IFC: As financial services businesses increasingly look for reputable financial centres with a sound track record, how important is Guernsey’s regulatory regime to the success of its financial services sector?
WM: I know I would be expected to say this but it’s genuinely vitally important for our future as an IFC. People investing in Guernsey funds need to know that their interests are going to be looked after by competent and honest directors. International firms need to know that money in Guernsey is clean and that we are determined to tackle any small pockets of bad practice if they are to continue to operate and expand in the Bailiwick. Our international counterparts need to know that Guernsey meets the international regulatory standards set out by the Basel Committee, International Organisation of Securities Commissions (IOSCO), Financial Action Task Force (FATF), International Association of Insurance Supervisors (IAIS) and the Group of International Finance Centre Supervisors (GIFCS) if they are to be comfortable continuing to grant Guernsey entities access to their markets under trade treaties and less formal arrangements.
IFC: What do you think sets Guernsey apart from its competitors?
WM:As the regulator, our job is to co-operate with our international counterparts to ensure confidence is maintained in the international financial system as a whole. Jurisdictional competitiveness is explicitly not part of our statutory objectives for that reason. We obviously seek to ensure that we are open to good quality business and that our Authorisations and Innovations Division is able to discuss new novel types of business with promoters at an early stage – something we managed throughout the COVID lockdown.
IFC: Do you feel that increasing regulatory demands from the EU and OECD are hampering innovation?
WM: In recent years, many people have expressed the view that the EU was guilty of regulatory overreach. Since then, I think many within the EU have started to see the flaws in some of the legislation and I think it’s likely that the current Commission will significantly reform some EU directives which have proved overly bureaucratic. I certainly hope that they will because as Guernsey, we certainly wish to see our nearest neighbour enjoying democratic freedoms with a healthy economy and a financial services sector able to stimulate economic growth as the EU struggles to recover from its COVID countermeasures[i].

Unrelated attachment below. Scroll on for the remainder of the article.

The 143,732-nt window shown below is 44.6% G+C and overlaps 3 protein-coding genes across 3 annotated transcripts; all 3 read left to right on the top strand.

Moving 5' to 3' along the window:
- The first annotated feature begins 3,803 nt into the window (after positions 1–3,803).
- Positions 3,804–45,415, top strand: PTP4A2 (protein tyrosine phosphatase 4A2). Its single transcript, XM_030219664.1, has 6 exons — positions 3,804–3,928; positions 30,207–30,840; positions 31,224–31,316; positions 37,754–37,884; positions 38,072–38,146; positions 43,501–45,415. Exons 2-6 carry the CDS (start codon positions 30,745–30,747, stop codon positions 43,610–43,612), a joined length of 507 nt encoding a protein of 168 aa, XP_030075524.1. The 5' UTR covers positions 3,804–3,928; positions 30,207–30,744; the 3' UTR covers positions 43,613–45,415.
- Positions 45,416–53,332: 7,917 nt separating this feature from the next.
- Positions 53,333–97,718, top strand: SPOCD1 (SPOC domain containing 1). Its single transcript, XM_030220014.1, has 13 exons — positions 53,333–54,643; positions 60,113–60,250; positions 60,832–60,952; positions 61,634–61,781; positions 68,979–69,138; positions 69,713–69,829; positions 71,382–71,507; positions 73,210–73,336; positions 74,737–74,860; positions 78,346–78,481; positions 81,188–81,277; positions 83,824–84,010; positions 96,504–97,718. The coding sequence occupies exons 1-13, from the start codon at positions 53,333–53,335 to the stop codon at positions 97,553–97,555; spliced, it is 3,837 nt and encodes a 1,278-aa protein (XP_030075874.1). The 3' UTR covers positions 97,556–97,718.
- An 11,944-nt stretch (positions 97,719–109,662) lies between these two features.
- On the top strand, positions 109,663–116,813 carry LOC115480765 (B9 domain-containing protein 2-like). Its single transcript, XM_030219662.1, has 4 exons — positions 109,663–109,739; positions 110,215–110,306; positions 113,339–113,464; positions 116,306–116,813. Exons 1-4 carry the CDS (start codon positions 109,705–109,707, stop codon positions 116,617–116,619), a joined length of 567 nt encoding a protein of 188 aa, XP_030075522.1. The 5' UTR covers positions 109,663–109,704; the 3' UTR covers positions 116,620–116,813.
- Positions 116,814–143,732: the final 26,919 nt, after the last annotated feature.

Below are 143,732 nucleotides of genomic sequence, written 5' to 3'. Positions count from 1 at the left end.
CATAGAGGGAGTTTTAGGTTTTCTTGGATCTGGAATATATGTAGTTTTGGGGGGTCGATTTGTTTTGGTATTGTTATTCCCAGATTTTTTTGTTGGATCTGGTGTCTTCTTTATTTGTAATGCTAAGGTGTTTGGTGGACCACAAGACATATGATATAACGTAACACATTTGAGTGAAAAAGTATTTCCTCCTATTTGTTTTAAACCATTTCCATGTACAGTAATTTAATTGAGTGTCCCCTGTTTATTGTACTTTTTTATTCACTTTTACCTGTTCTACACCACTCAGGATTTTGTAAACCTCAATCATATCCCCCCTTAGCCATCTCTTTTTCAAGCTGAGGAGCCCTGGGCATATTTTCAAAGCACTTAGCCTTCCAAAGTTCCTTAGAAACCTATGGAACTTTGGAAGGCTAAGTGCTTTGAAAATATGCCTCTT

IFC: How do you balance the demands for regulatory measures with ensuring that Guernsey remains sufficiently innovative to meet client expectations?
WM: By rejecting the dichotomy of your question for a start! In Guernsey we believe in being orthogonal to unthinking orthodoxy. People only started to be properly rewarded for innovation when patents came into existence with patent courts and so forth (regulation) to enforce their rights. If you don’t have the rule of law (regulation) then the man with the most raw power tends to come out on top, irrespective of how little he has contributed to any endeavour. Our job as a regulator is to ensure there is an environment in which good quality firms can put forward their innovations to customers in a fair minded way with customers being happy to experiment, secure in the knowledge that they are not dealing with fraudsters and charlatans. In specific terms, we are an active member of the Global Financial Innovation Network (GFIN), the global body set up by regulators to encourage innovation, and are taking part in this year’s cross jurisdictional trials. Emma Bailey, our Director of Authorisations and Innovations, and her team are happy to discuss new ideas.
IFC: Earlier this year, Guernsey introduced a fast-track system for migrations of investment funds and their managers into the island; how successful has this system been and what benefits does it offer investors?
WM: For us it was part of demonstrating that Guernsey is firmly open for business despite COVID. For investors, an ability to cope with COVID, the need to be domiciled in a jurisdiction of substance with a strong reputation for combatting financial crime, a good quality tax regime and a desire to be somewhere which takes its sustainability obligations seriously have perhaps all become more important factors. Our fast track is offering them an ability to take advantage of Guernsey’s strengths in all these areas.
IFC: How successful has the Commission’s Financial Crime Division been in the fight against AML/CTF?
WM: Guernsey received very high marks against the FATF financial crime standards in its last inspection by the Council of Europe’s Moneyval. We have also continued to invest in Supervisory Technology (SupTech) since then, markedly improving our ability to detect the very few firms which may not be properly complying with financial crime regulations. Our team also undertakes noteworthy outreach programmes to help hundreds of money laundering reporting officers (MLROs) and compliance officers fully understand our financial crime regulations so that they can be assured that they are doing the right thing, taking into account our National Risk Assessment. The team have also produced a series of comic videos to get across some quite serious messages about combatting financial crime in a light-hearted way (www.gfsc.gg/salarie-financial-services) which have been well received.